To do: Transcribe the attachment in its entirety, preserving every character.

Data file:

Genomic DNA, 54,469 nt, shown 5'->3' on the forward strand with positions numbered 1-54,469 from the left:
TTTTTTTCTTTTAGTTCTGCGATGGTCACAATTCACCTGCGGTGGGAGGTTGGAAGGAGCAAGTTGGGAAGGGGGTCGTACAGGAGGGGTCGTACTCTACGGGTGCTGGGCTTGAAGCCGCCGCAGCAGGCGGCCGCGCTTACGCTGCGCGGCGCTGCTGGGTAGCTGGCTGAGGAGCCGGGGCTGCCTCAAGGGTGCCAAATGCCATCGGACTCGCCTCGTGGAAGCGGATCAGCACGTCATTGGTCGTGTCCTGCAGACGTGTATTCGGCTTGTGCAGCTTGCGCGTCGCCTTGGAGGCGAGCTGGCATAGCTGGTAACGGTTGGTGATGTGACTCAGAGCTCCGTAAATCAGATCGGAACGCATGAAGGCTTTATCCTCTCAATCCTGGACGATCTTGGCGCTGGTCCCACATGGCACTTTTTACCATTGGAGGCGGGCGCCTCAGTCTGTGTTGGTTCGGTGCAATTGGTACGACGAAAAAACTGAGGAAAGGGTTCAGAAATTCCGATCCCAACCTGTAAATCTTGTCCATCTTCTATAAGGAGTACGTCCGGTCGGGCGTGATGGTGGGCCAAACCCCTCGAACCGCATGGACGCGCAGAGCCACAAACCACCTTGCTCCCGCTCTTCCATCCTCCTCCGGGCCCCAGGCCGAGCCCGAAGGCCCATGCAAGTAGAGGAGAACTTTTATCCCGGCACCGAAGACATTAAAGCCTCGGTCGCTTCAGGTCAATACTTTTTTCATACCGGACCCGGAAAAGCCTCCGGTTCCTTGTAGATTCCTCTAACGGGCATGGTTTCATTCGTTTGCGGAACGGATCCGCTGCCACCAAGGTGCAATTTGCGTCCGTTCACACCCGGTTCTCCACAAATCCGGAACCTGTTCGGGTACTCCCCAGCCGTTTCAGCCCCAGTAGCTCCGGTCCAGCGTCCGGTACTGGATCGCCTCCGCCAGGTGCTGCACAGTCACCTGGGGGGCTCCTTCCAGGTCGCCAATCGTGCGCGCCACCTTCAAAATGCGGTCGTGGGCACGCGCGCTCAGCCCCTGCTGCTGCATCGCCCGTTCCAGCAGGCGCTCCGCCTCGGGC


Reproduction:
Genomic DNA, 54,469 nt, shown 5'->3' on the forward strand with positions numbered 1-54,469 from the left:
TTTTTTTCTTTTAGTTCTGCGATGGTCACAATTCACCTGCGGTGGGAGGTTGGAAGGAGCAAGTTGGGAAGGGGGTCGTACAGGAGGGGTCGTACTCTACGGGTGCTGGGCTTGAAGCCGCCGCAGCAGGCGGCCGCGCTTACGCTGCGCGGCGCTGCTGGGTAGCTGGCTGAGGAGCCGGGGCTGCCTCAAGGGTGCCAAATGCCATCGGACTCGCCTCGTGGAAGCGGATCAGCACGTCATTGGTCGTGTCCTGCAGACGTGTATTCGGCTTGTGCAGCTTGCGCGTCGCCTTGGAGGCGAGCTGGCATAGCTGGTAACGGTTGGTGATGTGACTCAGAGCTCCGTAAATCAGATCGGAACGCATGAAGGCTTTATCCTCTCAATCCTGGACGATCTTGGCGCTGGTCCCACATGGCACTTTTTACCATTGGAGGCGGGCGCCTCAGTCTGTGTTGGTTCGGTGCAATTGGTACGACGAAAAAACTGAGGAAAGGGTTCAGAAATTCCGATCCCAACCTGTAAATCTTGTCCATCTTCTATAAGGAGTACGTCCGGTCGGGCGTGATGGTGGGCCAAACCCCTCGAACCGCATGGACGCGCAGAGCCACAAACCACCTTGCTCCCGCTCTTCCATCCTCCTCCGGGCCCCAGGCCGAGCCCGAAGGCCCATGCAAGTAGAGGAGAACTTTTATCCCGGCACCGAAGACATTAAAGCCTCGGTCGCTTCAGGTCAATACTTTTTTCATACCGGACCCGGAAAAGCCTCCGGTTCCTTGTAGATTCCTCTAACGGGCATGGTTTCATTCGTTTGCGGAACGGATCCGCTGCCACCAAGGTGCAATTTGCGTCCGTTCACACCCGGTTCTCCACAAATCCGGAACCTGTTCGGGTACTCCCCAGCCGTTTCAGCCCCAGTAGCTCCGGTCCAGCGTCCGGTACTGGATCGCCTCCGCCAGGTGCTGCACAGTCACCTGGGGGGCTCCTTCCAGGTCGCCAATCGTGCGCGCCACCTTCAAAATGCGGTCGTGGGCACGCGCGCTCAGCCCCTGCTGCTGCATCGCCCGTTCCAGCAGGCGCTCCGCCTCGGGC